PUNTA GORDA, Mon. June 15, 2015–Roughly five hours after a Guatemalan gunboat, which was illegally in Belize’s waters, along with one other gunboat and a Columbian-type boat, was allowed to leave Glover’s Reef Atoll, near Middle Caye, where it had run aground, on Sunday, without any penalties for damaging the reef, five Belizeans were allowed to leave a Guatemalan court where they had been charged for an incident fabricated by Guatemalan soldiers in the village of Santa Cruz, a Guatemalan community which borders Jalacte, an informal border point where a lot of commercial activity occurs between Belize and Guatemala.
After reaching the safety of Belize, the men told the media that they had to plead guilty to the false charges brought by Guatemalan soldiers who accused them of being drunk, or they would not have been released. They were charged 500 quetzals each, but even after they paid the fine, they still would not have been released if it were not for the efforts of Belize’s Ambassador to Guatemala, Alexis Rosado and protocol officer Said Guerra.
The incident occurred on Saturday at about 3:15 p.m. while the group of five Belizeans – Punta Gorda Town Councilor, Ashton McKenzie; Michel Santiago Romero, an IT officer at the Toledo Teachers Credit Union; Ray Anthony Martinez, a mathematics teacher from Punta Gorda Town; Rutelio Cal, who works as a teller at Heritage Bank in Mango Creek; and Rafael Cus, a farmer who cultivates corn and beans in the Jalacte area and who was not with the men, but happened to be in the area at the time – were in Santa Cruz, a Guatemalan community adjacent to Jalacte, a village in south-western Belize, very near to the border with Guatemala.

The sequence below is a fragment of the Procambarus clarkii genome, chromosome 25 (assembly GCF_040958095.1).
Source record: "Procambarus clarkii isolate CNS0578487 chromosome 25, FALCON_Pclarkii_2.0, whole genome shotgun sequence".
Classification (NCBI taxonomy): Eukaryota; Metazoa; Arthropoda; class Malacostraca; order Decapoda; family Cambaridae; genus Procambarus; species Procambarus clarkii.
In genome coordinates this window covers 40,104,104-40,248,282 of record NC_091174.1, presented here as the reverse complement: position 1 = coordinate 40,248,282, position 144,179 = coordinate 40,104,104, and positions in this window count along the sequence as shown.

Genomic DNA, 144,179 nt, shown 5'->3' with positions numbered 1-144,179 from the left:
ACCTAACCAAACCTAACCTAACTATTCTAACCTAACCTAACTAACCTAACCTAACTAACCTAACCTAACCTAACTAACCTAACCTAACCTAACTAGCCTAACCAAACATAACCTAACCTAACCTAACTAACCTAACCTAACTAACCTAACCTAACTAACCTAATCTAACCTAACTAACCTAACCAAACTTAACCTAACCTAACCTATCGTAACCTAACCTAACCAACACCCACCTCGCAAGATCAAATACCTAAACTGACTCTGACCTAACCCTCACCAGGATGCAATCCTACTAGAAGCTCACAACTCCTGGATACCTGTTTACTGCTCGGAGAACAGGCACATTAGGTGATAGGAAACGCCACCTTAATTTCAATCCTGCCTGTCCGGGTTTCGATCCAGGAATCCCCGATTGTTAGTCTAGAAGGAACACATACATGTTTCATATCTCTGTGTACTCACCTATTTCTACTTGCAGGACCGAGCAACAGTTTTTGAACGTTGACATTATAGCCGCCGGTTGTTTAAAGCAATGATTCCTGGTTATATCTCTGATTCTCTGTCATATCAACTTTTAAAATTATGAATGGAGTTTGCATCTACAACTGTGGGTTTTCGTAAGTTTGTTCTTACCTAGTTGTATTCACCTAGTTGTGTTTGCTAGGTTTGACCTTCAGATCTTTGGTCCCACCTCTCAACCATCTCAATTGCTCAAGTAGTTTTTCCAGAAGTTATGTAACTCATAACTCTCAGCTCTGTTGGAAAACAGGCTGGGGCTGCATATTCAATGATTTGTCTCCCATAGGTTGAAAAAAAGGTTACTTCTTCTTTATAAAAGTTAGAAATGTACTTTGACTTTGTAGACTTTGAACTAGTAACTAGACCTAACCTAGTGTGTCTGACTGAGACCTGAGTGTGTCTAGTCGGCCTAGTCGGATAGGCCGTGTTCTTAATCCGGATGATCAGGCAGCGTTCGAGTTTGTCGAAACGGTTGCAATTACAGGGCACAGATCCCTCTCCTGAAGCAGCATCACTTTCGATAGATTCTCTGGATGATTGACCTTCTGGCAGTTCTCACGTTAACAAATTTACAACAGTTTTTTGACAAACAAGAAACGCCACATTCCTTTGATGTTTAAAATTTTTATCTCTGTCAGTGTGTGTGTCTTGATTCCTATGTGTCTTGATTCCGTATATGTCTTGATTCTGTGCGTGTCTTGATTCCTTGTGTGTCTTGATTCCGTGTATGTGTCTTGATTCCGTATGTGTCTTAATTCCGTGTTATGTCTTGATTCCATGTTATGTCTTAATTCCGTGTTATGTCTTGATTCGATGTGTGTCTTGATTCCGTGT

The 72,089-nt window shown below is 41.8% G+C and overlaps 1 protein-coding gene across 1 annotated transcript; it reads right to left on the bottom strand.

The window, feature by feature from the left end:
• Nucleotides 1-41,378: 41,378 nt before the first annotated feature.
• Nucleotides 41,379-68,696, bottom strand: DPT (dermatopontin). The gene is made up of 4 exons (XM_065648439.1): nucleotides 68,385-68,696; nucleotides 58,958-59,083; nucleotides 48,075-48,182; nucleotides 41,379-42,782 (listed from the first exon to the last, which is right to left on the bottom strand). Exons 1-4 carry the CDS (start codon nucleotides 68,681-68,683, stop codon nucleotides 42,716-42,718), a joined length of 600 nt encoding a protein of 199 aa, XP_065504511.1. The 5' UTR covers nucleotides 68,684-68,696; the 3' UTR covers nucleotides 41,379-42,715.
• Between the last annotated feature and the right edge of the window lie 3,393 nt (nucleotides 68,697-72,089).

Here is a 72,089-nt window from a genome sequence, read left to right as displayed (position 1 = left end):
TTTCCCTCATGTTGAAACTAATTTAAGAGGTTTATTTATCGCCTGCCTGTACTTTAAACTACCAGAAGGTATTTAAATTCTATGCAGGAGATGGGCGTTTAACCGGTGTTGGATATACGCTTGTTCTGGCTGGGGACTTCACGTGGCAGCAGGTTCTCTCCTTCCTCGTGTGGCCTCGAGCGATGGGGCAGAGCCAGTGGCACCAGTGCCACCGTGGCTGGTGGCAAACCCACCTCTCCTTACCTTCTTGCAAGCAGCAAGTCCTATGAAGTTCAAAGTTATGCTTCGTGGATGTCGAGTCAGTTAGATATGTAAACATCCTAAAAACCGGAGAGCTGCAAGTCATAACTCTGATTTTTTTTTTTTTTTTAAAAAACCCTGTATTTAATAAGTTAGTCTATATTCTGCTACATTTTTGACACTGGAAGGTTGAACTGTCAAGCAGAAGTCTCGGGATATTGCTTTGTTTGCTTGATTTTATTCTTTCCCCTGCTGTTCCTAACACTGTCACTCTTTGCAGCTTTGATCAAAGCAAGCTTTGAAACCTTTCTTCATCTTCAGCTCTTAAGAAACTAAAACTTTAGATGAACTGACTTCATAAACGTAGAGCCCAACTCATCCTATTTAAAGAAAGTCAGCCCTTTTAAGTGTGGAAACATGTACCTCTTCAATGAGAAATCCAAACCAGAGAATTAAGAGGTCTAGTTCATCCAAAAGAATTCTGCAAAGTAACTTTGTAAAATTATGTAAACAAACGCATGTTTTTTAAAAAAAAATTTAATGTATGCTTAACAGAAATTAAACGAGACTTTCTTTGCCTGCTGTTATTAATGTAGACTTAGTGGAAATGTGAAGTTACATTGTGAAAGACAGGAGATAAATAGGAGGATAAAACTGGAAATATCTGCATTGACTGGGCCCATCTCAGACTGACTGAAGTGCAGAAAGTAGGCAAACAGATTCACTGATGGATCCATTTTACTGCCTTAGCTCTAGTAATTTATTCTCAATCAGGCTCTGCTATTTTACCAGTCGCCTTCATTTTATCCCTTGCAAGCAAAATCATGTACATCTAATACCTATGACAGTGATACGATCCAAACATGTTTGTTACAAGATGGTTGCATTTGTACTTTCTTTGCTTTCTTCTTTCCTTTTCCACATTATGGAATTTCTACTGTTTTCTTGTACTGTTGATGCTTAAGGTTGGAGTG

While in a restaurant in that area, however, the group of five was detained and forced to go to San Luis, Peten by Guatemalan military personnel.
Ashton McKenzie, one of the five Belizeans who were arrested by Guatemalan soldiers on apparently trumped-up allegations while visiting Guatemala this past Saturday, June 13, told Amandala what happened, saying that they had been “roughed up,” abused and threatened with death.
Initial reports received by local media suggested that the men had been arrested because they were intoxicated and had been behaving in a disorderly manner, but McKenzie said that the ordeal was apparently orchestrated by the Guatemalan military officials as a means of either extorting, or scaring off the Belizean visitors.
McKenzie explained that he and his colleagues went to Santa Cruz on a casual trip and were not drinking as was initially reported, but were instead having lunch at a restaurant in the village when they were accosted by Guatemalan military personnel who first questioned their nationality, and then ordered them to immediately leave the area.
The Belizeans reportedly complied, but got permission to buy some items at a nearby store when they were approached by a high-ranking off-duty Guatemalan military officer who was apparently under the influence of alcohol.
That officer told the men that they had to accompany him to San Luis, Peten, because they had violated that country’s immigration laws, and that was when everything went downhill for the Belizeans.
While being escorted by the soldiers, McKenzie said, the group was forced to run for approximately four miles with high-powered weapons pointed at their heads.